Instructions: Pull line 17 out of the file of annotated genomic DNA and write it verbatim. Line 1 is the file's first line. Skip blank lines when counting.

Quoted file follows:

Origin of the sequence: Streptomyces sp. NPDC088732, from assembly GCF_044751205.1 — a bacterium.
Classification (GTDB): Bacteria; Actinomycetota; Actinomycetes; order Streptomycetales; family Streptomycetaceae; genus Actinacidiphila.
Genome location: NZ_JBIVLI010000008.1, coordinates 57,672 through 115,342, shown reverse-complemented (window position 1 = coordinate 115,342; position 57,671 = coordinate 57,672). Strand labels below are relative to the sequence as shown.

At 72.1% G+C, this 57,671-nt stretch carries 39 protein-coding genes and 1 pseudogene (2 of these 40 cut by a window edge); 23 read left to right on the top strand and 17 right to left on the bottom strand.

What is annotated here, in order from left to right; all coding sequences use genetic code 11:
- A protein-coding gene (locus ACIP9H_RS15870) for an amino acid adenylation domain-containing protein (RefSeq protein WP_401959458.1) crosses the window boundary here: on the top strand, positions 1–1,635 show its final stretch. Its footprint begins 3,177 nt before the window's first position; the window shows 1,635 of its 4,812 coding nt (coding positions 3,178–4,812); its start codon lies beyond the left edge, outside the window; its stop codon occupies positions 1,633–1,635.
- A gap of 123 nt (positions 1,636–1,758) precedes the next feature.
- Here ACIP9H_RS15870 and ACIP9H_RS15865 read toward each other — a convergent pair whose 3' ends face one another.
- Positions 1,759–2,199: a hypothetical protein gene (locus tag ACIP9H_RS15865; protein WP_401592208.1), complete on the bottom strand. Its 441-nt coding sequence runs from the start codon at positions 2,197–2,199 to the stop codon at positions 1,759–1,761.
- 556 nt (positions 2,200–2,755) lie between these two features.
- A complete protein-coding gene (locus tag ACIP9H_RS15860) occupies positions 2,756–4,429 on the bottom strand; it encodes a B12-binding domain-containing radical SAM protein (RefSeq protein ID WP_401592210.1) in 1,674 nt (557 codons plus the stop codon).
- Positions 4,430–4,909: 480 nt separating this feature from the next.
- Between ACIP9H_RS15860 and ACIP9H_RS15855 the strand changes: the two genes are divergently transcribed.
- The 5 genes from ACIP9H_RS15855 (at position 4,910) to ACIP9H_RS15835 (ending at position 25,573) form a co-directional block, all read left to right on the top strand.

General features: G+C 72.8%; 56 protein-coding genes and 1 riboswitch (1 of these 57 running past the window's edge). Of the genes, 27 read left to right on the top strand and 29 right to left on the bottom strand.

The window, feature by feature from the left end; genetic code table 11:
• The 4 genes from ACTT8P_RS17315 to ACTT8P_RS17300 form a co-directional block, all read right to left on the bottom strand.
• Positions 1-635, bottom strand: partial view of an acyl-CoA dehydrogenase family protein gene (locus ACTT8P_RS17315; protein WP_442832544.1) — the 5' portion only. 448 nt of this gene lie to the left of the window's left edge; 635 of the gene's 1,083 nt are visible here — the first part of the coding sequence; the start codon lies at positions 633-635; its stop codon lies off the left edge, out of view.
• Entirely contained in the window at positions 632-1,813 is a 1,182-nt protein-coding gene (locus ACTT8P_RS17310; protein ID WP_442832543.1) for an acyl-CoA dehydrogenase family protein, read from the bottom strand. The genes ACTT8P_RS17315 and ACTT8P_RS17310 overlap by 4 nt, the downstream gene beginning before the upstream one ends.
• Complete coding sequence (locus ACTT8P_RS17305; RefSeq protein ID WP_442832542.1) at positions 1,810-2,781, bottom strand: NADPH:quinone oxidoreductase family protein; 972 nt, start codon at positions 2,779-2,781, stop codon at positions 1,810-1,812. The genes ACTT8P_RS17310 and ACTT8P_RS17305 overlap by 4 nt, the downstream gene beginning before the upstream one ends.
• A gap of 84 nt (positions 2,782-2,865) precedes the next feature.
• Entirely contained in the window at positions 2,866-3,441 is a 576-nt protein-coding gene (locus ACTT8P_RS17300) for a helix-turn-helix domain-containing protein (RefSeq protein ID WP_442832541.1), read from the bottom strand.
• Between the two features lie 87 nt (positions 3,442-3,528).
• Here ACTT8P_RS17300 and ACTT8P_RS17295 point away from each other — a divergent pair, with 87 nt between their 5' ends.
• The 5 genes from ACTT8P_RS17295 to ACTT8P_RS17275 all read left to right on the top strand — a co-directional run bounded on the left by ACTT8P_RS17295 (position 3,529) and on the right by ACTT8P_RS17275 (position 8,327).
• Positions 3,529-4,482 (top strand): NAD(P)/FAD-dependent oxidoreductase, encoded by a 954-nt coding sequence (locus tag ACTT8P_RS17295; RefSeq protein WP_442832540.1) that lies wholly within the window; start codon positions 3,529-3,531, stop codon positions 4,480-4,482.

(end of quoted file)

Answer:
• The 4 genes from ACTT8P_RS17315 to ACTT8P_RS17300 form a co-directional block, all read right to left on the bottom strand.